Electrolert was instrumental in a legal case decided in June 1978, in which the Virginia Supreme Court declared unconstitutional the state's law banning radar detectors. The court decision stated that one part of the statute, which reads that the state need not prove "that the device was in operation or operable" in order to obtain a conviction, was unconstitutional on the grounds that it violated an individual's right of due process. The justices also objected to the law's presumption of guilt. The removal of these presumptions resulted in the remainder of the law being unenforceable. Smith says, "There's no way a court can convict a motorist for using a Fuzzbuster. In order for a conviction to stand, a motorist would have to be caught, not only with his unit plugged in, but with the red light on the unit beeping as it went through a speed trap."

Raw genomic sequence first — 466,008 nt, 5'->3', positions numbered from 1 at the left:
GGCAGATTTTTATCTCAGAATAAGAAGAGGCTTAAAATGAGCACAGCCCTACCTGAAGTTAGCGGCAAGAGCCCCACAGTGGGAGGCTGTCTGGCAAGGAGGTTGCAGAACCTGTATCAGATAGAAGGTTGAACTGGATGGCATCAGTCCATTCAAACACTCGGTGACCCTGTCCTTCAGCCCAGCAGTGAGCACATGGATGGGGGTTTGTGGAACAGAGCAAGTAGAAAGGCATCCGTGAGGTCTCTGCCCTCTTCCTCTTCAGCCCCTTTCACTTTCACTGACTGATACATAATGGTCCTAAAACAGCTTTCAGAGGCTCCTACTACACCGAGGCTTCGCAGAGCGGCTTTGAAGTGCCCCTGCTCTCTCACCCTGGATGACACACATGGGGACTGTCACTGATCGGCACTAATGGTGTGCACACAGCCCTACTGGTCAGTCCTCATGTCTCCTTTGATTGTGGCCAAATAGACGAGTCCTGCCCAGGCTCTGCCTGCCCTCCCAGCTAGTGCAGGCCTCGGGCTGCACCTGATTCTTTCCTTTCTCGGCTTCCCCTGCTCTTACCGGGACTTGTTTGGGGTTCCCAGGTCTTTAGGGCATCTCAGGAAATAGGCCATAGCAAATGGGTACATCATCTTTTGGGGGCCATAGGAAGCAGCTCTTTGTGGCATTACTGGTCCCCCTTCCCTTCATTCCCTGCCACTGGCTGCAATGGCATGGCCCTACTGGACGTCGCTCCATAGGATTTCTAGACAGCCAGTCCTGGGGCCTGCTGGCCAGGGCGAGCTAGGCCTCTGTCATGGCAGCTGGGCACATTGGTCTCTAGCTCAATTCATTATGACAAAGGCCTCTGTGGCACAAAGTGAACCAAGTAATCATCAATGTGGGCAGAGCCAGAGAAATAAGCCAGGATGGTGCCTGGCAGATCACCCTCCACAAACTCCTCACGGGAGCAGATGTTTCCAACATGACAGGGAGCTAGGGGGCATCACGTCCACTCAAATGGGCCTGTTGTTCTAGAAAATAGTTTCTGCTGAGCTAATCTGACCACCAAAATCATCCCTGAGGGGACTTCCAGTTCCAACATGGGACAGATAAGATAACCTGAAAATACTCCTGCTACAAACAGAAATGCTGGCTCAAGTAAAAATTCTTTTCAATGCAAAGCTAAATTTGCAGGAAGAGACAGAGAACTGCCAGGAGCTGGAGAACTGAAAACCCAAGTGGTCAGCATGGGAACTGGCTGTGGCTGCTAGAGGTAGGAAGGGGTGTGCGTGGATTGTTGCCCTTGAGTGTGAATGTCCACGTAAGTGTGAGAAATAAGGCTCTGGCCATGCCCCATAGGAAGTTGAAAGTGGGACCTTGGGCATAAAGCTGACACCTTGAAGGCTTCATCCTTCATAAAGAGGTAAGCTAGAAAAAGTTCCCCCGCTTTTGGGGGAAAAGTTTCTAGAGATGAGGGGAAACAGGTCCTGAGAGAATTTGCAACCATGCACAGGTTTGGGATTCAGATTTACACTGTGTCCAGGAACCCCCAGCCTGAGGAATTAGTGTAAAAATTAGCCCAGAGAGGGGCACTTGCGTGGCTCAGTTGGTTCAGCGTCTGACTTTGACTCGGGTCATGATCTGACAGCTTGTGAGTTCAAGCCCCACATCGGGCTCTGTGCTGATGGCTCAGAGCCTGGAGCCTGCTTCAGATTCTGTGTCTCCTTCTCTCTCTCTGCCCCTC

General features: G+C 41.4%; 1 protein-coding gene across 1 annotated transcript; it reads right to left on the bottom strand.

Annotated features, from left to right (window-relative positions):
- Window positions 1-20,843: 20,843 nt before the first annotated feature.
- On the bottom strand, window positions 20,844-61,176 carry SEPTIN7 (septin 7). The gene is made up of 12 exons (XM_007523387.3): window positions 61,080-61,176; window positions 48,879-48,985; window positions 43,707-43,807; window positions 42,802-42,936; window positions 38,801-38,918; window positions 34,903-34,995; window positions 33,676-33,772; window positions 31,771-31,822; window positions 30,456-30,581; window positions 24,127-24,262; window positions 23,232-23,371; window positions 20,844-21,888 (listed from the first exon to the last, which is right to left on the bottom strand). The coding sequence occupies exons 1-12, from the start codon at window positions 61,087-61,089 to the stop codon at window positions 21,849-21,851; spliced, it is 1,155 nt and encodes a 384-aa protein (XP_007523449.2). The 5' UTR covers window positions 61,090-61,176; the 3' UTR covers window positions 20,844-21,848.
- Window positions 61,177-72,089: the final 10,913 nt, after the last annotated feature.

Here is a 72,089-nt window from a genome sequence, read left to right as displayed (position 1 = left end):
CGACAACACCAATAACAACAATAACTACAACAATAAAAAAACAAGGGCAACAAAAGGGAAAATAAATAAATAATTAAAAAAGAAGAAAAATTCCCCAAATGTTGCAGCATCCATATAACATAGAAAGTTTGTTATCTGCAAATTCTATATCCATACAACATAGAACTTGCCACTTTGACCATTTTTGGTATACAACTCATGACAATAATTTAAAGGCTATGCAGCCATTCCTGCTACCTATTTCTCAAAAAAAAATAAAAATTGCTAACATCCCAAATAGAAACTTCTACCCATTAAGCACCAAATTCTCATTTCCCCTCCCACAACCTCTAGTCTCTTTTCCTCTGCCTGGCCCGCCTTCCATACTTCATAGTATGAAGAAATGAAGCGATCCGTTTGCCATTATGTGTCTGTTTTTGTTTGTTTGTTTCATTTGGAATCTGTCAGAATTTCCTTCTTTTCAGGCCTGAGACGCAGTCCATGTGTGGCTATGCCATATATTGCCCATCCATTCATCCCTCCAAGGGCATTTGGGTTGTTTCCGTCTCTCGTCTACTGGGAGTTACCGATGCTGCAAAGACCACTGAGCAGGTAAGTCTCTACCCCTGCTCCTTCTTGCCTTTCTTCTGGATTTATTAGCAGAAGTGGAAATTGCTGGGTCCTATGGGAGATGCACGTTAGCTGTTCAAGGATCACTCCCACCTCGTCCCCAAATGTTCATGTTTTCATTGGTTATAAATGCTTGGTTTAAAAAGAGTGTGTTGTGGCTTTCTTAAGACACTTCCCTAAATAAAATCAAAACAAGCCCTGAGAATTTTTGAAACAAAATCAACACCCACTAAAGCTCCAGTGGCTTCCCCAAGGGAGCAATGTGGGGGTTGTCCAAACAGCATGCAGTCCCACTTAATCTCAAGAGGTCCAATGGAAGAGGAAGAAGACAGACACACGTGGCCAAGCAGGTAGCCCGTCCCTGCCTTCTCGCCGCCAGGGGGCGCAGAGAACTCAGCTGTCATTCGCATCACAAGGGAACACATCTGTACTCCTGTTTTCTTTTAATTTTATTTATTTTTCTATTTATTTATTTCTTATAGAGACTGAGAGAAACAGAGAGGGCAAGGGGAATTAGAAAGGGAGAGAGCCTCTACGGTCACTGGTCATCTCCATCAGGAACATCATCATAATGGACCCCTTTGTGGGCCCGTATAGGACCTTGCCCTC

Smith's Electrolert regularly distributes well-written news releases about progress on the legislative and legal fronts concerning Fuzzbuster, as well as stories discussing police misuse of radar and their harassment of radar-detector owners. These stories include bizarre events such as police raiding the home of a physician at 4 A.M. to seize one monitor and arresting people for having in their possession a cardboard box resembling a Fuzzbuster.
Dale Smith, 35 years old, served for three years in the Air Force as a research scientist in the Air Force Research Laboratory at Wright Patterson AFB, Dayton, Ohio. From 1968 until 1972, Smith manufactured speed radar units for police agencies.
Smith's sentiments on the Fuzzbuster are best summed up in his own words: "The Fuzzbuster adds to our storehouse of personal freedoms by granting the individual the right to radar parity. Over 70,000 radar units are in use today, and training for operators of the units varies from one to one hundred hours. The Fuzzbuster allows the motorist to avoid paying for someone else's mistake."
This article originally appeared in print under the headline "Spotlight: Radar Watchdog".